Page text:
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Dislocation (2005)

6.9
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In February 2002, families living in the Robert Taylor Homes public housing development were given a 180 day notice of eviction. In six months, the community that had been their home for ... See full summary »

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In February 2002, families living in the Robert Taylor Homes public housing development were given a 180 day notice of eviction. In six months, the community that had been their home for generations would be demolished. DISLOCATION chronicles the lives of tenants in one building as they move through the six-month relocation process. The filmmakers follow three families as they prepare for their own move and as they help others around them. DISLOCATION is a story of a community coping with its own impending demise. It is a tale of courage, hope, and survival. Written by Sudhir Venkatesh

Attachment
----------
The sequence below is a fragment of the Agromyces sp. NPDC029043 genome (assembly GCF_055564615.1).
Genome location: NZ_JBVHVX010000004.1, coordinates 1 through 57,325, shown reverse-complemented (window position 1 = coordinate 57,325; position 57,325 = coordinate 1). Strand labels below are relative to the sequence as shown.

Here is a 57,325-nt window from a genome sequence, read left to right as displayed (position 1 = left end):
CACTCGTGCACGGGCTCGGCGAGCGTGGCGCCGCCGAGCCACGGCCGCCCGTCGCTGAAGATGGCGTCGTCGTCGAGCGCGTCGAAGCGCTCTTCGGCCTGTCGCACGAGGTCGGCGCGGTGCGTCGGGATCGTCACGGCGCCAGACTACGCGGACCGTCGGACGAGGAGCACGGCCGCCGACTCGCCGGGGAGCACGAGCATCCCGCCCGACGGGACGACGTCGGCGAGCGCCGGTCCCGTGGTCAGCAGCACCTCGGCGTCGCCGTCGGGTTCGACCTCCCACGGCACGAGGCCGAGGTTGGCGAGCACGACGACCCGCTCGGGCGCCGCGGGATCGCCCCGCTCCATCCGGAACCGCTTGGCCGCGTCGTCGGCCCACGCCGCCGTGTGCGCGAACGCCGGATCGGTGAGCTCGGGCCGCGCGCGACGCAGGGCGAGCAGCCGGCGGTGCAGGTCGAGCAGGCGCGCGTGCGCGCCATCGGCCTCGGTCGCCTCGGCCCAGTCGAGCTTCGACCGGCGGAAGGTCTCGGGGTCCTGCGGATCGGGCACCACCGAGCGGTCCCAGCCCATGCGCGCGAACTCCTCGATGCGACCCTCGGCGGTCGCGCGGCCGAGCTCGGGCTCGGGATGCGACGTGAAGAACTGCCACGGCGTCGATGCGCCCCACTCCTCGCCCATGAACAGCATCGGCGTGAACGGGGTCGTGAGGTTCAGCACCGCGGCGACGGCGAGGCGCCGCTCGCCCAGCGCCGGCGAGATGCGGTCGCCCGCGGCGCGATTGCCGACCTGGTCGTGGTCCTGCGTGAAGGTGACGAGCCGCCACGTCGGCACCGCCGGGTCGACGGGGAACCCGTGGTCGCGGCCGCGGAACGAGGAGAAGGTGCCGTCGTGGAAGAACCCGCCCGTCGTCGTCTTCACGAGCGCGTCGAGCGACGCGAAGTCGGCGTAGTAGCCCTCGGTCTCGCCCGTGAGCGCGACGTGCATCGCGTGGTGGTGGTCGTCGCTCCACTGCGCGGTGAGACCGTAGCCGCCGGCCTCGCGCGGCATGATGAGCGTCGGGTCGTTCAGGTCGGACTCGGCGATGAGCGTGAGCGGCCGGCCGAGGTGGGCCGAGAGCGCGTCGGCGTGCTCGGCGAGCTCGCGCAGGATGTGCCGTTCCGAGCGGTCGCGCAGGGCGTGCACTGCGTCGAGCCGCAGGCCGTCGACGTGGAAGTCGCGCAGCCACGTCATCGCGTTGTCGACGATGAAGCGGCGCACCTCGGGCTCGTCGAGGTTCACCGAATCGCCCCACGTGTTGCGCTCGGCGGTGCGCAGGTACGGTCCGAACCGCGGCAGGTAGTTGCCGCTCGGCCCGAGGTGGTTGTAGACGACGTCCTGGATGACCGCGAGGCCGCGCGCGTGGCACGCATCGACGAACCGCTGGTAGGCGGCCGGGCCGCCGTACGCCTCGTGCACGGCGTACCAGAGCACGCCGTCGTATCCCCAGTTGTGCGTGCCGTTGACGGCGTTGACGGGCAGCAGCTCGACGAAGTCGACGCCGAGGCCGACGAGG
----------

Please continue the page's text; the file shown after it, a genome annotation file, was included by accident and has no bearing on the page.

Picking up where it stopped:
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17 November 2005 (USA)  »

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1.85 : 1
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Documentary about housing projects in Chicago
17 July 2006 | by (France) – See all my reviews

DisLocation is about African American families in Chicago. They live in one of the worse project of the country, the Robert Taylor Homes. These families will have to move soon, because their building will be demolished. Director (and Columbia sociology professor) Sudhir Venkatesh follows LeeLee and Chuck, two residents from Robert Taylor. They have a very hard time, because the Housing Authority will only help the "good" tenants - those who pay rent and bills on time, let alone the squatters.

DisLocation tells the irony of the process. While the displacement is supposed to improve the tenant's quality of life (the Robert Taylor Homes are really crappy), it shatters the existing community and the informal ties that would help the most vulnerable tenants. Some tenants benefit from the process, while other won't (at all), depending on their ability to gather support.


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